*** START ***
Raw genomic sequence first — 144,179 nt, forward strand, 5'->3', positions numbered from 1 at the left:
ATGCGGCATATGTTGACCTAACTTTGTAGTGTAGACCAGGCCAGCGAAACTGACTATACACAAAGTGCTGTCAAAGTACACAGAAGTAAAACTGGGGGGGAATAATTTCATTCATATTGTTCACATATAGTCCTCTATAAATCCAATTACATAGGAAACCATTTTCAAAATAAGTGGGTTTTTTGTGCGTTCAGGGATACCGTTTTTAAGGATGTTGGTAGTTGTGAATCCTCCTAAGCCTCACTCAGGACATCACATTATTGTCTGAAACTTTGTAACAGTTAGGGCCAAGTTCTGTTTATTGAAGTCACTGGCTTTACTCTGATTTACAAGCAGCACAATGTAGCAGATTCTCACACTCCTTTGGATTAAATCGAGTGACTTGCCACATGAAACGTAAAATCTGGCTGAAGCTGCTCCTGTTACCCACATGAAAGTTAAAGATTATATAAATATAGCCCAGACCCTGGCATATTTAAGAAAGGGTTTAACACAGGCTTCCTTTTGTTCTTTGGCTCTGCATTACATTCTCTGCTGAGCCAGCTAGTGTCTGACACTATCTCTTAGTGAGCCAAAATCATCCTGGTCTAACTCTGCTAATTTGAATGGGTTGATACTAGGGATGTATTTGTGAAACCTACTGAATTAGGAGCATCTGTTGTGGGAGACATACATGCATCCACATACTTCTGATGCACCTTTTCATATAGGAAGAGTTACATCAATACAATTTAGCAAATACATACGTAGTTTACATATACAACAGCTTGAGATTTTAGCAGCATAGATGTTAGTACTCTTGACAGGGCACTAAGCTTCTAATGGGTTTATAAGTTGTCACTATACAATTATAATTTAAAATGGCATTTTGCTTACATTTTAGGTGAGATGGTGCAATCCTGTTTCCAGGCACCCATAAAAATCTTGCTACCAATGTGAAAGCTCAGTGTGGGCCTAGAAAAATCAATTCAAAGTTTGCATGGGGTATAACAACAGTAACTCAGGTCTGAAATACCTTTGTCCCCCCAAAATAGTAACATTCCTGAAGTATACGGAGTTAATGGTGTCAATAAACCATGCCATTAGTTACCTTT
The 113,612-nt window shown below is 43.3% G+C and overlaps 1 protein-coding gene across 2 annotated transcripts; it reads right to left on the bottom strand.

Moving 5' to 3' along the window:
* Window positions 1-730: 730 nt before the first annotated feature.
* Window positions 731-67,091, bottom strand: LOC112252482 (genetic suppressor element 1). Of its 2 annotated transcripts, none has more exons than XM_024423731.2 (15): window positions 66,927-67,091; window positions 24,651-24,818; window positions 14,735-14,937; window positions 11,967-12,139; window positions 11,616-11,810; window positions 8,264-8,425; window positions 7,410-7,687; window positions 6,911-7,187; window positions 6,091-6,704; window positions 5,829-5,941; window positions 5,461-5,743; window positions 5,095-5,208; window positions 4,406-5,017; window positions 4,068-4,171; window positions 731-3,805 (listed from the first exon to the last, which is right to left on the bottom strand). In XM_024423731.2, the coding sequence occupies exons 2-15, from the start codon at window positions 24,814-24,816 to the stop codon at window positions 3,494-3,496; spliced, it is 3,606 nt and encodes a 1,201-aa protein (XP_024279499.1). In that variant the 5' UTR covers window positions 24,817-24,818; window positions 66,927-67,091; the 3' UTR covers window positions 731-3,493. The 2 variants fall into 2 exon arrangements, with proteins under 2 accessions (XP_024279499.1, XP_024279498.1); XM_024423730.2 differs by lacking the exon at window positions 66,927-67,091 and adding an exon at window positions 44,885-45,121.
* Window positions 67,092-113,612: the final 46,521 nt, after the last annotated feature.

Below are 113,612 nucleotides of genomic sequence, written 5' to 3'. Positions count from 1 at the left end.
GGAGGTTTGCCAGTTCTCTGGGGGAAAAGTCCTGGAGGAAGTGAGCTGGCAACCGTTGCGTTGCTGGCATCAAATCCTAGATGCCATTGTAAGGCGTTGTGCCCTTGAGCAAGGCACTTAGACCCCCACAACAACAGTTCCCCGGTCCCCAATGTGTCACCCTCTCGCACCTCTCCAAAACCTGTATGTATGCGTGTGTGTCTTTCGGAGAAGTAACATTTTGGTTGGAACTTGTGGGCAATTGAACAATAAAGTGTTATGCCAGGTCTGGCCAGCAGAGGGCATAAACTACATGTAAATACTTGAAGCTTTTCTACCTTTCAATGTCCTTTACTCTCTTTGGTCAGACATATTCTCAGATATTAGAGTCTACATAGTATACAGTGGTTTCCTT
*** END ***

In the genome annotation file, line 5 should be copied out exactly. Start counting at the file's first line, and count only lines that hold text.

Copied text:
* Window positions 1-730: 730 nt before the first annotated feature.